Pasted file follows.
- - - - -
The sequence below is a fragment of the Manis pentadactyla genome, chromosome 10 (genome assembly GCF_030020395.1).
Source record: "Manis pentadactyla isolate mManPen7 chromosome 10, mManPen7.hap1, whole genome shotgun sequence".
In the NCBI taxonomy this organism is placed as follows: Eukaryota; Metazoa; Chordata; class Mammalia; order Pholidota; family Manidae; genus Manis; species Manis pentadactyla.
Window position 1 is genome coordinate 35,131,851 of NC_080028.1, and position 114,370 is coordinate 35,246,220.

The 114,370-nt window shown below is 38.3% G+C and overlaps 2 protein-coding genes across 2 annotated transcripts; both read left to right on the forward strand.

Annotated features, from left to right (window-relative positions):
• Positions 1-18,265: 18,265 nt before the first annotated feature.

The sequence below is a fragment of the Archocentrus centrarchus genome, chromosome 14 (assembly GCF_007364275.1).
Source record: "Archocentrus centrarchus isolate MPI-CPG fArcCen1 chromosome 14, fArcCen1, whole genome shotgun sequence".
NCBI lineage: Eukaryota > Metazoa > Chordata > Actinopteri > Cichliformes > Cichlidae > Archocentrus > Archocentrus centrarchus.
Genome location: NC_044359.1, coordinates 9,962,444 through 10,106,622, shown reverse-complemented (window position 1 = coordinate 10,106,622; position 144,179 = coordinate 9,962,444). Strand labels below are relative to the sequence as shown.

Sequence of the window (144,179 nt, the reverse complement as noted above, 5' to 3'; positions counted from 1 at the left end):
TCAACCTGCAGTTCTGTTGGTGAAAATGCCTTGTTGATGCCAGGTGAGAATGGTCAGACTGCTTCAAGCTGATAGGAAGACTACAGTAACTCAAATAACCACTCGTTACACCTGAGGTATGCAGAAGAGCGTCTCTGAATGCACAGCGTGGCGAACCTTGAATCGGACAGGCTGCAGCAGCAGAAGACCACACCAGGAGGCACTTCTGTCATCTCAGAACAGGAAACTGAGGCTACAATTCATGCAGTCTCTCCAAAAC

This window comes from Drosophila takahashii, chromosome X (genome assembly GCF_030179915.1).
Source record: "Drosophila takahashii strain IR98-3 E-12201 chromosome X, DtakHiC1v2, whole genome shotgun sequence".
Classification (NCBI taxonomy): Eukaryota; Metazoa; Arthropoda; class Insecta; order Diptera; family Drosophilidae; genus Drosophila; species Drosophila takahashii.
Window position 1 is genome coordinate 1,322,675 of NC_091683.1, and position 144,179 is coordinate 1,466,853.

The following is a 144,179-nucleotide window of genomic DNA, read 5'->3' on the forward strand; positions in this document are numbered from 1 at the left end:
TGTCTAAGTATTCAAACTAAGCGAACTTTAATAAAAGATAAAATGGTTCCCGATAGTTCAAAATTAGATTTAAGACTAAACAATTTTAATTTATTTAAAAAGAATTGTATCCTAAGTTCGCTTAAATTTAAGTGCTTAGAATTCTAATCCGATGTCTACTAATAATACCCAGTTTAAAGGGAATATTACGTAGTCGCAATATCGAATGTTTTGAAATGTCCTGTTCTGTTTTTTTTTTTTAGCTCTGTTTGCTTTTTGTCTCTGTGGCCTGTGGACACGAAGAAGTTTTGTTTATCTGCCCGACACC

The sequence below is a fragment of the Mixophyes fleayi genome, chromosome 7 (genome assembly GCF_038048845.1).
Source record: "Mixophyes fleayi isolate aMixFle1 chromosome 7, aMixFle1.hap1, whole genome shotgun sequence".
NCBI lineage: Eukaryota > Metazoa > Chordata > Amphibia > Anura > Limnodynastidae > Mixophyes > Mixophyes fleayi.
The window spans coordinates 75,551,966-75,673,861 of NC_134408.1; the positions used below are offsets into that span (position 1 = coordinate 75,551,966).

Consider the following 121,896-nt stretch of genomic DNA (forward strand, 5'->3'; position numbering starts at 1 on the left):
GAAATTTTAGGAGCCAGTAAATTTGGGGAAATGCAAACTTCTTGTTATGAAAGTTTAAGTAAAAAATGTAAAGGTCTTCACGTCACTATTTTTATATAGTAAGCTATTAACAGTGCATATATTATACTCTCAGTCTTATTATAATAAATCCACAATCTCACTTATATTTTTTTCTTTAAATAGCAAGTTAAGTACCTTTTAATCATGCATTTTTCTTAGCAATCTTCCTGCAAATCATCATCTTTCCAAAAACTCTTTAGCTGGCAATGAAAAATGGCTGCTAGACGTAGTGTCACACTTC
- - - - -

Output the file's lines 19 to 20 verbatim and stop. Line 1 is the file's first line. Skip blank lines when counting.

TGTCTAAGTATTCAAACTAAGCGAACTTTAATAAAAGATAAAATGGTTCCCGATAGTTCAAAATTAGATTTAAGACTAAACAATTTTAATTTATTTAAAAAGAATTGTATCCTAAGTTCGCTTAAATTTAAGTGCTTAGAATTCTAATCCGATGTCTACTAATAATACCCAGTTTAAAGGGAATATTACGTAGTCGCAATATCGAATGTTTTGAAATGTCCTGTTCTGTTTTTTTTTTTTAGCTCTGTTTGCTTTTTGTCTCTGTGGCCTGTGGACACGAAGAAGTTTTGTTTATCTGCCCGACACC

The sequence below is a fragment of the Mixophyes fleayi genome, chromosome 7 (genome assembly GCF_038048845.1).